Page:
If you decide to buy the HyperX Cloud Alpha S, be sure to do a little research on the best headphone vendor for your needs. Some buyers prefer excellent customer service over extended return policies, while others just want an all-inclusive warranty. Ever retailer has its pros and cons, so be sure you know what you’re getting into before you open your wallet.

A picture of the HyperX Cloud Flight S leans on a Playstation 4 controller on a wooden table.
The headset’s power button and surround sound button sit on its left ear cup, while its volume dial is on the right one.

One of the biggest differentiators between the HyperX Cloud Flight S and Alpha S is price: the Cloud Flight S is more expensive than the Alpha model. With that extra money, you’re afforded a more versatile headset, because the Alpha S is PC-oriented, but the Cloud Flight S is more versatile. The latter plays well with PC and Playstation 4, and you don’t need any software to take advantage of a majority of the features.

Both feature a plastic construction, but despite the material, neither headset feels cheap. Both use a 2.4 GHz RF adapter to connect to your preferred console, and both have onboard chat audio balance controls; though, the Flight S model integrates controls into the ear cup, while the Alpha S uses the audio control module.

The Hyper X Cloud Flight S supports surround sound on both PC and Playstation 4.

The Cloud Flight S is the first gaming headset to support wireless charging, but that isn’t likely to be a make-or-break feature for most gamers. If you have a Playstation 4 and PC, you’ll be happy you splurged on the HyperX Cloud Flight S. Anyone who’s strictly a PC gamer will be perfectly happy with the Alpha S, and even happier with the extra money pocketed.

What should you get instead of the HyperX Cloud Alpha S?

A picture of the Logitech G Pro X Wireless on a wooden table, leaning on the back of a headphone stand.
The Logitech G Pro X Wireless has excellent microphone quality.

Even if you’re gaming on PC, there are still alternatives to consider. Fans of wireless gaming headsets will probably find a little more to enjoy in the HyperX Cloud Flight S or the SteelSeries Arctis 1 Wireless—the Arctis 1 Wireless in particular sounds basically as accurate as the Cloud Alpha S and works the same across platforms (albeit without surround sound). If a decent mic is what you’re after, the Fnatic React headset is great (if barebones) option at a reasonable price. The Logitech G Pro X also offers great mic features through software, but it’s more expensive. If you’re still set on something with a more classic HyperX aesthetic, the HyperX Cloud Alpha Wireless will scratch that itch wirelessly (it even comes in the classic red and black), which is great for living room gaming setups. This has the best battery life of any gaming headset by many country miles, so we highly recommend it to those who don’t like to hassle with charging cables.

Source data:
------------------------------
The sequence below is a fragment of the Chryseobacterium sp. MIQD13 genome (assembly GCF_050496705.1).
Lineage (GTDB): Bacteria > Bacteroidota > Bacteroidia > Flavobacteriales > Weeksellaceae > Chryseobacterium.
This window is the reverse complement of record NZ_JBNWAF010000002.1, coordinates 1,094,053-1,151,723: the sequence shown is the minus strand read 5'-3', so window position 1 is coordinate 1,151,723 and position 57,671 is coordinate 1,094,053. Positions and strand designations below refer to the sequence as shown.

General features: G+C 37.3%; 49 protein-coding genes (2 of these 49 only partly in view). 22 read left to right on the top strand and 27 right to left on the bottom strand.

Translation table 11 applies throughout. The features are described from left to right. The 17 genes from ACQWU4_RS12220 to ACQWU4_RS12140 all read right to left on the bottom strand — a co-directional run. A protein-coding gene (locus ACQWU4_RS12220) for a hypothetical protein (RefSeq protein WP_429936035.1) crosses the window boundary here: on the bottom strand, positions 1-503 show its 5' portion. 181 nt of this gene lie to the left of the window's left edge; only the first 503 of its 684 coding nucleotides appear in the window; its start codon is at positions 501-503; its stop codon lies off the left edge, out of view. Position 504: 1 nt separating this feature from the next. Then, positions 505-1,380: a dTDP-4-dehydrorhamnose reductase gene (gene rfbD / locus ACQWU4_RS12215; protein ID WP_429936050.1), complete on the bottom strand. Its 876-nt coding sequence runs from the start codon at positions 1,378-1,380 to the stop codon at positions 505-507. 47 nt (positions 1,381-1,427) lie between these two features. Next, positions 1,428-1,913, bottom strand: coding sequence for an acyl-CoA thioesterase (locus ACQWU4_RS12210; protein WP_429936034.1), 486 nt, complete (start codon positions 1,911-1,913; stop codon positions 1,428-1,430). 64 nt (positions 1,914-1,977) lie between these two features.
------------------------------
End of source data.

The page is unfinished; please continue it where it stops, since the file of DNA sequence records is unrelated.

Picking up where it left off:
If you’re after a wired gaming headset with some interesting, the EPOS H3Hyrbid might prove a little more broadly useful. This wired gaming headset offers 3.5mm and Bluetooth connection options, and it has a great sound and really nice microphone. The main drawback is the headset constantly drains its battery when in use, even over a 3.5mm connection, but it also has better battery life than almost any other gaming headset on the market, so it kind of balances out.

Frequently asked questions about the HyperX Cloud Alpha S

Those who don’t want to spend more than about $40 USD should look into the HyperX Cloud Core wired gaming headset. This has a very simple setup and works with any device that has a 3.5mm input.

If you’re stuck between these two headsets, really what it comes down to is two things—the adjustable bass vents and the Amp USB soundcard. If you don’t care about the adjustable bass, buying a Amp unit later on down the line for a regular Cloud Alpha won’t save you any money, but it’ll get you most of the way there on features and performance.

While we haven’t gotten a chance to use the HyperX Cloud II, the USB 7.1 sound cards HyperX makes are compatible with most of the company’s 3.5mm stereo headsets, including the Cloud Alpha. You won’t get exactly the same experience as the Cloud Alpha S, as that headset features adjustable bass vents. However, if you’re happy with the Cloud II experience and just want something a little newer, the combo listed above will more than likely get you most of the way there.

The HyperX Cloud Alpha S is a little better suited to gaming on PC, however its USB DAC unit is available separately and constitutes a big part of what differentiates the two headsets. If you’re looking buy one or the other, probably the Cloud Alpha S is your best bet, but if you’re looking for an upgrade from the Cloud Alpha, buying that USB dongle will get you most of the way for a lot less.